right I have spent the last two years building a strong team of marketing professionals. My team has increased sales with our campaigns by 37% over the last fiscal year. But when I saw your offer, I had to take the opportunity. I want to work for a bigger firm with more diverse, iconic marketing projects. I’m ready to make that move in my career. And XYZ Company would be the perfect fit. That’s why I would consider leaving my current job.
Notice that the candidate highlights an accomplishment. “Increased sales by 37%.”
wrong I love your company. I’ve wanted to work for your company since I was a little kid. I used to pretend that I worked for your company even at my current job. So, it makes sense to leave my current job and work for your company for real. Right? I love you guys!
But how do you prepare an answer if you’re not working? The sad fact of the matter is that it’s easier for someone who already has a job to land another.
So, in the end, a best answer for the “why did you leave your last job” depends on the length and reason of your unemployment.
You Got Laid Off
The one perk of getting laid off from a job? It didn’t have anything to do with your performance. Companies make layoffs all the time. They merge, reorganize, and lose money.
All these things have nothing to do with you as an employee. The bad news is that you lost your job. The good news is that it wasn’t your fault.
So when you provide a list of reasons for quitting a job, all you have to do is:
Briefly mention that you got laid off and why. If other people got laid off, say that as well. Explain how you were a good employee. Explain why you think the open position is an excellent opportunity.
The key is to practice your answer before the interview, so you don’t sound bitter or cynical.
You Got Fired
Here’s the real tough one.
Why did you leave your last job? Well, I was fired.
And why were you fired?
Let’s say it was the bad kind of fired. Here’s what you’ll need to do to explain why you left your last job:
Don’t lie or avoid the question. Speak about what happened in as diplomatic terms as possible. Add what you learned from the experience. Assure the interviewer that you are not a risky candidate.
The key is to stay calm and be diplomatic. Also, remember that your new employer might check your answer. You don’t want to get terminated again for lying on an application.
You’ve Been Unemployed (More than 6 Months)
When you’re unemployed for longer than six months, you’re in a spot of trouble. Around
are “long-term unemployed” in the US. two million individuals
And the longer you’re out of a job, the more unattractive you are for hiring managers. The unemployment merry-go-round is one of those weird, Catch 22 biases that a lot of people have to face.
Here’s the good news - you’re going to the interview! That means you’ve won half the uphill battle. Now, you have to convince the interviewer that you’re not a risky candidate. That your time spent unemployed has nothing to do with you as an employee.
Here’s what you’ll need to do to explain why it was so long ago that you left your last job:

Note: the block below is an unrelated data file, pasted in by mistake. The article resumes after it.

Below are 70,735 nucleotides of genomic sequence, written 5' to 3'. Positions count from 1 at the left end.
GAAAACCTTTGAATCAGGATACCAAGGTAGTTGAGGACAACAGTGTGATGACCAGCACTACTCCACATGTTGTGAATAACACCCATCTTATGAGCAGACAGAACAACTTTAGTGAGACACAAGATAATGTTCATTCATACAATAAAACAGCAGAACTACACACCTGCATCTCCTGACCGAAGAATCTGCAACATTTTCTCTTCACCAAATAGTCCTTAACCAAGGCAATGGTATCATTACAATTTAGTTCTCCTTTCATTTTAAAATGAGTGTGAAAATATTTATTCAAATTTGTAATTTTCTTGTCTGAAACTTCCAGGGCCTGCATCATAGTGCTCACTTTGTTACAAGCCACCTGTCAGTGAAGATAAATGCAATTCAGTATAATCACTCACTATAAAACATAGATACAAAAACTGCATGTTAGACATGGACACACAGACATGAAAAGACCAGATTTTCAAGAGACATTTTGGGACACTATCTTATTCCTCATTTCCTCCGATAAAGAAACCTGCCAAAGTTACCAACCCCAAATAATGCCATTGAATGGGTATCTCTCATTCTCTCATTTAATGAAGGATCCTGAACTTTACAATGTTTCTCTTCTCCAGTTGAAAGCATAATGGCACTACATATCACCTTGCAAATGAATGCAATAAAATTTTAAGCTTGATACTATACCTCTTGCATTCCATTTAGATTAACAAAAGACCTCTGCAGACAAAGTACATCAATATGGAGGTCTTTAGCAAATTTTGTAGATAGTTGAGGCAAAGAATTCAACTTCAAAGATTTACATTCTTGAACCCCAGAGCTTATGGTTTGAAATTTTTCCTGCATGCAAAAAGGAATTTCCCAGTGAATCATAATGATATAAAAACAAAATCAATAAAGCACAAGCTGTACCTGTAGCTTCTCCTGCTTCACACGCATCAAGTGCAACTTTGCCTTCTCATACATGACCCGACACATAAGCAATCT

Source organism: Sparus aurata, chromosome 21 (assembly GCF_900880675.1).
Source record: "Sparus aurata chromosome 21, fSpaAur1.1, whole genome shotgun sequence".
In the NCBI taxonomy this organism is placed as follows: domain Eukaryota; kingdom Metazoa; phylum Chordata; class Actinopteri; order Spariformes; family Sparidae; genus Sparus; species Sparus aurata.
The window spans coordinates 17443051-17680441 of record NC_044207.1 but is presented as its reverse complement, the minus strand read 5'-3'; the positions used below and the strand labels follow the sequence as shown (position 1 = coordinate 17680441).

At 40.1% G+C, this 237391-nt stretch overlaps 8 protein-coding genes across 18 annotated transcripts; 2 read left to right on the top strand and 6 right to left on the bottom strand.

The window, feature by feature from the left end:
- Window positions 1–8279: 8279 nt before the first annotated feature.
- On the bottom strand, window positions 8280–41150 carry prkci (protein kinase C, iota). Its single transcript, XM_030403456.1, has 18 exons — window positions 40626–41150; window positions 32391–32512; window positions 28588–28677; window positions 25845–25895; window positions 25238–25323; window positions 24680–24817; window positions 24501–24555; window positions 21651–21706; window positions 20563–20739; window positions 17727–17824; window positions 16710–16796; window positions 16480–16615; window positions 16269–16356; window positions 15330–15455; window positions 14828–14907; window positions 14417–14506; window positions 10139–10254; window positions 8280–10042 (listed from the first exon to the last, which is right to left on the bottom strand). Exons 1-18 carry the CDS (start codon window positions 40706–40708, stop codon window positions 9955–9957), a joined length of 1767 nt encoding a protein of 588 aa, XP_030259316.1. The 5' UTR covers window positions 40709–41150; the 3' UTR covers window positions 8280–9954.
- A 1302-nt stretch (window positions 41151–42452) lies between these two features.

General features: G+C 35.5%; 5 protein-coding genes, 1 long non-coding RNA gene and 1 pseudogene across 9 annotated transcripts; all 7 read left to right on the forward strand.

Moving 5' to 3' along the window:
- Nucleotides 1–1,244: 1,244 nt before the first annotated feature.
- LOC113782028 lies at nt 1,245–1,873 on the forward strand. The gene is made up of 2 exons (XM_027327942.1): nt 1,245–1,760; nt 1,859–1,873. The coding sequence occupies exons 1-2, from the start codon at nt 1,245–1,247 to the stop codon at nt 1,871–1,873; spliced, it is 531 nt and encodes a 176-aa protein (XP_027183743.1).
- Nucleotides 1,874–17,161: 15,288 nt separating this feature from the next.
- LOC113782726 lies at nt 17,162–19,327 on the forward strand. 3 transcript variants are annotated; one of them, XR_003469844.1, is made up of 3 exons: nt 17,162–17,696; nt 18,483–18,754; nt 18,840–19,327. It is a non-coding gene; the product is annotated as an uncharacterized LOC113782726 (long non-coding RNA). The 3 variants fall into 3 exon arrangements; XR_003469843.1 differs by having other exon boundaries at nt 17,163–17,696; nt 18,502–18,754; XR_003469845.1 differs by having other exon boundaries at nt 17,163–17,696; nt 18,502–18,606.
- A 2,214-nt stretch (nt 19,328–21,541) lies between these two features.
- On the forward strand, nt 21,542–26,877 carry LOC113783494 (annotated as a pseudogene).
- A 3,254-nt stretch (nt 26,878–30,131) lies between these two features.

Avoid lying and victimizing yourself. Focus on the productive things you did while unemployed. Then swing the conversation back around to why you’re right for the job.
You can always invoke the “bad economy” argument.
Why did you leave your last job?” Layoffs. “ Why the gap of unemployment?” No one is hiring. People understand that it’s hard to find employment in the current economy.
You’re a Career Changer
Let’s say you left your last job because you want to change your career. That could include a change of industry, role, or job.
For example, let’s say you’re a Sales Associate. You want to sell clothes instead of carpets. You’re core skill set still comes into play. You’re still selling something, so you have to explain that you’re a great salesperson.
Explain why you want to change.
Focus on the progress you want to make with your career.
Concentrate on the shared skill set.
Let’s say you’re a Senior Sales Associate who wants to go back to being a Junior Sales Associate - a role changer. You’ll have to explain why you want to move backward. And you’ll have to explain that it’s not a problem that you’re overqualified.
Explain why you want a change - i.e., a better work-life balance. Reassure the interviewer that being overqualified is not a risk.
Now, let’s say that you’re a Sales Associate who wants to be a beekeeper. An extreme career change is going to be the hardest to explain.
Your love of bees is not the best “why did you leave your last job” answer. You have to convince the interviewer that you know what you’re doing and that you’re qualified for the position.
Explain why you want the change. Explain why your skill set still matches the job requirements.
The good news is that you have the one of the best reasons for leaving a job. The bad news is that it might be difficult to sell yourself in extreme circumstances. But if you prepare in advance, you should be convincing.
You’re a Chronic Job Hopper
Chronic job hopping is leaving employment after short periods of time. And no, it’s not only a Millennial thing.
If you’re a job hopper, you may have to talk about several jobs instead of answering “